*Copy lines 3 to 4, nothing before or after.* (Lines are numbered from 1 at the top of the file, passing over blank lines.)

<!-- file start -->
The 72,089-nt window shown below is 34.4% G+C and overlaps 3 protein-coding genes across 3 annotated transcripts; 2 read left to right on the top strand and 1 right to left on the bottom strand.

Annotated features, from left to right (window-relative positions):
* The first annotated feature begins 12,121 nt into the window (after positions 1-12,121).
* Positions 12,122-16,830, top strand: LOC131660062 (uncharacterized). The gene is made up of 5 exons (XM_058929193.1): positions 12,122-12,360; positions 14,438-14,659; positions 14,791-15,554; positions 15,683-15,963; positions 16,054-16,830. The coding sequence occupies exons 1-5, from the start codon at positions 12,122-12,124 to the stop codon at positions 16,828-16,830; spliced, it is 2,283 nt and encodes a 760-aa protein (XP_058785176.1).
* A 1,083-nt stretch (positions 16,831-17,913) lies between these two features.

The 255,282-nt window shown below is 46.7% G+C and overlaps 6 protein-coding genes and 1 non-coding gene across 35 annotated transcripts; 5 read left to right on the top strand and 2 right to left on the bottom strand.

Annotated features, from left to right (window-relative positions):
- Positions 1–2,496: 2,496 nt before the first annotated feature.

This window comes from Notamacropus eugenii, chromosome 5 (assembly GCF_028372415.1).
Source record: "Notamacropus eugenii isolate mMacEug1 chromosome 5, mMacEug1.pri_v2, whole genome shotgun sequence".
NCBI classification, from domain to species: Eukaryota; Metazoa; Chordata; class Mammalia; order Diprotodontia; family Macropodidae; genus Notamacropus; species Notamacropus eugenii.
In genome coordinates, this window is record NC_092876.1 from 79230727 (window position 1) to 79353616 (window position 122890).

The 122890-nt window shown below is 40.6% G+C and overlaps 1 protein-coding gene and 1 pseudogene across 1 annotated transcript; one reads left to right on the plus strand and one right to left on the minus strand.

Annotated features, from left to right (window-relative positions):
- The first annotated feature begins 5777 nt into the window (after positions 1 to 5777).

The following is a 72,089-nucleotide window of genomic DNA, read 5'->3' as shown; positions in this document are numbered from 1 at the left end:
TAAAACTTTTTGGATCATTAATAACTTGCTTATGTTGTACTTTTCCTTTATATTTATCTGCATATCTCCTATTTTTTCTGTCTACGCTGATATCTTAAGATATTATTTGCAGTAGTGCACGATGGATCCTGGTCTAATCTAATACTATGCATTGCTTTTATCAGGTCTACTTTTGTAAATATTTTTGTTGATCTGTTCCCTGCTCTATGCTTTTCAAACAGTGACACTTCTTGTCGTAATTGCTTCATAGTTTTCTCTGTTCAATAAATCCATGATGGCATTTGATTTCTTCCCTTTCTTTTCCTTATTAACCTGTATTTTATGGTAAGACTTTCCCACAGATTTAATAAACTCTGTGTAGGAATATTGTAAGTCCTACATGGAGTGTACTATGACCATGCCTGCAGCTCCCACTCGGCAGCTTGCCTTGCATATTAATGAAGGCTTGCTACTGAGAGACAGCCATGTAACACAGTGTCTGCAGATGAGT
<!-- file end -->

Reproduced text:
* The first annotated feature begins 12,121 nt into the window (after positions 1-12,121).
* Positions 12,122-16,830, top strand: LOC131660062 (uncharacterized). The gene is made up of 5 exons (XM_058929193.1): positions 12,122-12,360; positions 14,438-14,659; positions 14,791-15,554; positions 15,683-15,963; positions 16,054-16,830. The coding sequence occupies exons 1-5, from the start codon at positions 12,122-12,124 to the stop codon at positions 16,828-16,830; spliced, it is 2,283 nt and encodes a 760-aa protein (XP_058785176.1).